Human Factors and Behavioral Neurobiology
The U.S. Navy/Marine Corps Class A flight/flight-related mishap rate has declined markedly since 1953. However, analysis of all Class A, B, and C naval aviation mishaps between January 1977 and December 1992 reveals that mishaps attributable to human factors have declined at a slower rate than those attributable to mechanical/environmental factors. Upon closer inspection of the data, marked differences were evident between single-piloted and dual-piloted aircraft. Global trends were primarily a function of single-piloted aircraft, particularly when phase of flight and time of day that a mishap occurred are considered. Previously reported improvement in aviation safety may be biased by global assessments that do not differentiate among mishap causal factors and single- versus dual-piloted aircraft.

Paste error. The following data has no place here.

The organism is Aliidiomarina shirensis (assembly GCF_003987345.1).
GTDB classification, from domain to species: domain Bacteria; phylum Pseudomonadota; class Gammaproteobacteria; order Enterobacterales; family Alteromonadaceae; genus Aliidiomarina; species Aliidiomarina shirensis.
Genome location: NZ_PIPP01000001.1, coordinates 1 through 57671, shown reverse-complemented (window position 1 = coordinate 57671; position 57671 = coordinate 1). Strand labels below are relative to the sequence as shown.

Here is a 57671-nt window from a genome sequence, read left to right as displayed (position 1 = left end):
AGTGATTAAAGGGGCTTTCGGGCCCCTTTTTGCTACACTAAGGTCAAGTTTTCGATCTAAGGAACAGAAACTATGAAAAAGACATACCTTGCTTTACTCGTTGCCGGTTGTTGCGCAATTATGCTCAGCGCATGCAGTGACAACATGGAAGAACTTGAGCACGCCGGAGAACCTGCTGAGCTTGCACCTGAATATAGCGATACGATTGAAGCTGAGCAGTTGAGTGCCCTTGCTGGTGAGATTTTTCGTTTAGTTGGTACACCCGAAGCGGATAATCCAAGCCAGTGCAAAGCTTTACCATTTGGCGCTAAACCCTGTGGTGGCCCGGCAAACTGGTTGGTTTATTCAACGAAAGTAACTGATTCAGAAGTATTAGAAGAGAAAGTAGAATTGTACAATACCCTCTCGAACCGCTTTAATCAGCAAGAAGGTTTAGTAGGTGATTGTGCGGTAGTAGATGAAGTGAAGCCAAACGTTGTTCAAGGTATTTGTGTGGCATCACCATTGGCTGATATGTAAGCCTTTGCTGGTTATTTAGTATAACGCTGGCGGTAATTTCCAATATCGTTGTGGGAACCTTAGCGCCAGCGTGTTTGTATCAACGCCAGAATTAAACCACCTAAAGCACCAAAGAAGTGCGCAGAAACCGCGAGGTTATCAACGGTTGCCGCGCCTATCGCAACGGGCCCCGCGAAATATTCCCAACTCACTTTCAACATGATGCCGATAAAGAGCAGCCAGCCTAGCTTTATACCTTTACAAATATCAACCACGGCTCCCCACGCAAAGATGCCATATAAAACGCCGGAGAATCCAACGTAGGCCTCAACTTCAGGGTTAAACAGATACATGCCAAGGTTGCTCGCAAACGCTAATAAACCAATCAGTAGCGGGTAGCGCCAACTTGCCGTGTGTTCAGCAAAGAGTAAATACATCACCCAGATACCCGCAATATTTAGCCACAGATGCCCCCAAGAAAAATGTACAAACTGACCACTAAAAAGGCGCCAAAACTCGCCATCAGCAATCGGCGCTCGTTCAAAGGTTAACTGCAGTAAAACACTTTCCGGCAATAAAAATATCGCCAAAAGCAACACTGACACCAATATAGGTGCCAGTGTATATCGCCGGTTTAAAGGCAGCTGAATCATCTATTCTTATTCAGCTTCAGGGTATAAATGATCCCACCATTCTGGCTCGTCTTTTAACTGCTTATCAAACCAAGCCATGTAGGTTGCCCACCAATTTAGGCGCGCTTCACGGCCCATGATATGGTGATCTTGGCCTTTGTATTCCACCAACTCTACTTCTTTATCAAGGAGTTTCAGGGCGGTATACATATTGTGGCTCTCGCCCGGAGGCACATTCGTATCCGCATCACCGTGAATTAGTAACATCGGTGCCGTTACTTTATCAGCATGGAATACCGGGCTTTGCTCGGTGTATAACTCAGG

Fourteenth Biennial Applied Behavioral Sciences Symposium
Colorado Springs, CO
Number of Pages
Scholarly Commons Citation
Shappell, S. A., & Wiegmann, D. A. (1994). Upon Closer Inspection...U.S. Naval Aviation Mishaps 1977-1992. , (). Retrieved from https://commons.erau.edu/publication/678
Dr. Shappell was not affiliated with Embry-Riddle Aeronautical University when this paper was published.